Bay Area Science Festival’s BAHFest has audience rolling in their seats

Columnist
Graduate Division

Why do we sleep? Why do cats sprint around the room randomly? At the first BAHFest West, six scientists defended ridiculous hypotheses answering these and other questions before a panel of judges. The verdict: scientists are excellent comedians! 

The BAHFest West, deciphered as the Festival of Bad Ad Hoc Hypotheses, took place the evening of Oct. 25 at the Castro Theatre in San Francisco before a sold-out crowd of popcorn-eating science lovers. 

BAHFest was originally held at MIT during the Cambridge Science Festival in October 2013. In this science-comedy fusion event, several “brave speakers present well-argued and thoroughly researched but completely incorrect evolutionary theory” (www.bahfest.com). These speakers were judged on force of science, artistry, parsimony and strength of defense. The event was an immediate success, and came back this year in double force with BAHFest East and BAHFest West. 

Kishore Hari, Bay Area Science Fair (BASF) director, said beforehand that this was the event he was most excited for this year. Clearly his excitement was shared by others, because the event sold out in advance. BAHFest embodies the BASF’s major themes: “blurring the lines between science and culture,” and “putting more scientists in front of an audience and just letting them interact.” 

Judging by the huge turnout, buzzing energy, raucous laughter and applause, BAHFest West was a huge success and will surely return to the BASF next year. Not only did BAHFest achieve the goal of combining science and comedy, but it did so with an ease and flair as if it had been an established style of theatre. Not once during the night did any speaker feel awkward, dry, or inaccessible. This is an impressive feat for a novel genre of entertainment. The organizers, hosts, judges, and contestants were all excellent speakers, quick on their feet, and very funny, which are exactly the qualities needed to make science more accessible to the public. In the words of co-host Zach Weinersmith: “We like your terrible ideas. We hope they turn into real ones.”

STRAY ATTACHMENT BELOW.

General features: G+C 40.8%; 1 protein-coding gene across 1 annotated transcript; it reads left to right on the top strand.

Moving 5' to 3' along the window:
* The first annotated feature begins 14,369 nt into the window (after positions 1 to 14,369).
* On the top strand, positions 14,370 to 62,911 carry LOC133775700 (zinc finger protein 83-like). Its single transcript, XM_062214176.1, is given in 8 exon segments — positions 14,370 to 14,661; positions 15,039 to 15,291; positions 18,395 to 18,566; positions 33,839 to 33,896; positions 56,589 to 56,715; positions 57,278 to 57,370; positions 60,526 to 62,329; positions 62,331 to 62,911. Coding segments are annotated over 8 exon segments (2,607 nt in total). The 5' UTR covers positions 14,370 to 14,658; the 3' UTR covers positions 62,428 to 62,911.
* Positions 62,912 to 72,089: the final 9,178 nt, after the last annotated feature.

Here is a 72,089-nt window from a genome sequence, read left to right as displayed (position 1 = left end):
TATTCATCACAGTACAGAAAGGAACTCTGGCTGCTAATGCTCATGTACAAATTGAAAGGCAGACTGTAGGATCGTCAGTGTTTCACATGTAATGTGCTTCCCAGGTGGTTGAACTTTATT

The energetic hosts of BAHFest West were Zach Weinersmith, cartoonist of Saturday Morning Breakfast Cereal (SMBC), and his wife, Kelly Weinersmith, a graduate student in parasitology at UC Davis. The three judges were Phil Plait, a popular science blogger also known as The Bad Astronomer; Dr. Elizabeth Iorns, an assistant professor at the University of Miami studying breast cancer; and Dr. Andrew Sih, a professor at UC Davis studying behavioral ecology.

The night began with a keynote address from Matt Inman, cartoonist of The Oatmeal, who used a cartoon presentation on Jibbers Crabst, a fictional god living among Saturn’s rings, to claim that “trying to use science to prove the existence of god is like trying to find your car keys using Bing.” At times R-rated, his presentation was an opening act that set the mood for a night of side-splitting and clever humor. 

A shout-out is also in order for the two ASL (American Sign Language) translators, who at several points during the evening received separate applause from the audience for their comic gestures.

The first presenter was Terry Johnson, a bioengineering lecturer at UC Berkeley. He proposed the hypothesis that dietary deception is a behavior that evolved as a selective advantage. Using differential equations, he showed that the human population can be divided into “cheaters” and “suckers.” The cheaters generate anxiety about certain foods, deceiving the population into avoiding them through dieting, thus increasing their availability. Furthermore, the cheaters have evolved a self-deceptive behavior that results in their eating more than they perceive. With more calorie intake, they have an evolutionary advantage and are more reproductively fit. 

In response to Johnson being asked how he is self-deceptive, he said, “I have been a vegetarian for about twenty years… I think.” At this point, the audience’s raucous cheering and applause drowned out any further explanation.